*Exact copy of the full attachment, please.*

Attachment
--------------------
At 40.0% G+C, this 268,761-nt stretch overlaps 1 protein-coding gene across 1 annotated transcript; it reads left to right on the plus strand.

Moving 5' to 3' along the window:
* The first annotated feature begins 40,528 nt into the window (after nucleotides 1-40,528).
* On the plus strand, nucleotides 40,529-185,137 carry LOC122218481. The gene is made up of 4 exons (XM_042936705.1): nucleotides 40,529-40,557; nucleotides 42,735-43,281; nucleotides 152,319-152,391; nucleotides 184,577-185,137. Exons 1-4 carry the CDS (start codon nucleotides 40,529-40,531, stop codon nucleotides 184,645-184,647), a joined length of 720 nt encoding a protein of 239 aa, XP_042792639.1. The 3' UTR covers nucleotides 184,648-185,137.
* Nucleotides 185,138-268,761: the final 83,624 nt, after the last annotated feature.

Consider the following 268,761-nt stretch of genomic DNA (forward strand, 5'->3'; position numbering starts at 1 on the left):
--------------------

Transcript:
At 40.0% G+C, this 268,761-nt stretch overlaps 1 protein-coding gene across 1 annotated transcript; it reads left to right on the plus strand.

Moving 5' to 3' along the window:
* The first annotated feature begins 40,528 nt into the window (after nucleotides 1-40,528).
* On the plus strand, nucleotides 40,529-185,137 carry LOC122218481. The gene is made up of 4 exons (XM_042936705.1): nucleotides 40,529-40,557; nucleotides 42,735-43,281; nucleotides 152,319-152,391; nucleotides 184,577-185,137. Exons 1-4 carry the CDS (start codon nucleotides 40,529-40,531, stop codon nucleotides 184,645-184,647), a joined length of 720 nt encoding a protein of 239 aa, XP_042792639.1. The 3' UTR covers nucleotides 184,648-185,137.
* Nucleotides 185,138-268,761: the final 83,624 nt, after the last annotated feature.

Consider the following 268,761-nt stretch of genomic DNA (forward strand, 5'->3'; position numbering starts at 1 on the left):